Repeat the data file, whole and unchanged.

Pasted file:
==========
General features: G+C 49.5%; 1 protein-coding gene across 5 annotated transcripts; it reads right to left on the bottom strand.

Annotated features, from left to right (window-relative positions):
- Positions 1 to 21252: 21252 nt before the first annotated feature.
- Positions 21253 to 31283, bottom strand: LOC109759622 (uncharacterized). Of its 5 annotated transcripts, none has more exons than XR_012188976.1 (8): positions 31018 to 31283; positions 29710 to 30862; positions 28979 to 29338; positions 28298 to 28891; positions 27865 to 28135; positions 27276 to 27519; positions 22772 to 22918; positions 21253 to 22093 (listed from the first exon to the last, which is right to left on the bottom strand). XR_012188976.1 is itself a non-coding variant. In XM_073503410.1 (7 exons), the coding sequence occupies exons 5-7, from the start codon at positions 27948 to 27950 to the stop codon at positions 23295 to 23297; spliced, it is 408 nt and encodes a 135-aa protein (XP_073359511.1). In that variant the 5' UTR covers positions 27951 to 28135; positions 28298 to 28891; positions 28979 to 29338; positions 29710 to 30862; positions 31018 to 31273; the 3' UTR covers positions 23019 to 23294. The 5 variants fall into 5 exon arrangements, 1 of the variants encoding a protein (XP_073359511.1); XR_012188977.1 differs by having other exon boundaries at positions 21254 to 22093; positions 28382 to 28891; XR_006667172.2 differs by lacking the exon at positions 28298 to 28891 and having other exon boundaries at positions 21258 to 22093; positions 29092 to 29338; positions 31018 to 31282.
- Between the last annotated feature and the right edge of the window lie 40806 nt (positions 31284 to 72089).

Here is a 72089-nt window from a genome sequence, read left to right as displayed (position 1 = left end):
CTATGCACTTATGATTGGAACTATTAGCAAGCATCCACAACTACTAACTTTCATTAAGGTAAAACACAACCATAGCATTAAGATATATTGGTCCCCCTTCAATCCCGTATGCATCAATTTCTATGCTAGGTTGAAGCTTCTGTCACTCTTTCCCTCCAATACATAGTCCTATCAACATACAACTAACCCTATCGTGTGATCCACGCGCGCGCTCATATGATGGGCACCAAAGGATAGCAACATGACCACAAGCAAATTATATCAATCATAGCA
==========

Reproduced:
General features: G+C 49.5%; 1 protein-coding gene across 5 annotated transcripts; it reads right to left on the bottom strand.

Annotated features, from left to right (window-relative positions):
- Positions 1 to 21252: 21252 nt before the first annotated feature.
- Positions 21253 to 31283, bottom strand: LOC109759622 (uncharacterized). Of its 5 annotated transcripts, none has more exons than XR_012188976.1 (8): positions 31018 to 31283; positions 29710 to 30862; positions 28979 to 29338; positions 28298 to 28891; positions 27865 to 28135; positions 27276 to 27519; positions 22772 to 22918; positions 21253 to 22093 (listed from the first exon to the last, which is right to left on the bottom strand). XR_012188976.1 is itself a non-coding variant. In XM_073503410.1 (7 exons), the coding sequence occupies exons 5-7, from the start codon at positions 27948 to 27950 to the stop codon at positions 23295 to 23297; spliced, it is 408 nt and encodes a 135-aa protein (XP_073359511.1). In that variant the 5' UTR covers positions 27951 to 28135; positions 28298 to 28891; positions 28979 to 29338; positions 29710 to 30862; positions 31018 to 31273; the 3' UTR covers positions 23019 to 23294. The 5 variants fall into 5 exon arrangements, 1 of the variants encoding a protein (XP_073359511.1); XR_012188977.1 differs by having other exon boundaries at positions 21254 to 22093; positions 28382 to 28891; XR_006667172.2 differs by lacking the exon at positions 28298 to 28891 and having other exon boundaries at positions 21258 to 22093; positions 29092 to 29338; positions 31018 to 31282.
- Between the last annotated feature and the right edge of the window lie 40806 nt (positions 31284 to 72089).

Here is a 72089-nt window from a genome sequence, read left to right as displayed (position 1 = left end):
CTATGCACTTATGATTGGAACTATTAGCAAGCATCCACAACTACTAACTTTCATTAAGGTAAAACACAACCATAGCATTAAGATATATTGGTCCCCCTTCAATCCCGTATGCATCAATTTCTATGCTAGGTTGAAGCTTCTGTCACTCTTTCCCTCCAATACATAGTCCTATCAACATACAACTAACCCTATCGTGTGATCCACGCGCGCGCTCATATGATGGGCACCAAAGGATAGCAACATGACCACAAGCAAATTATATCAATCATAGCA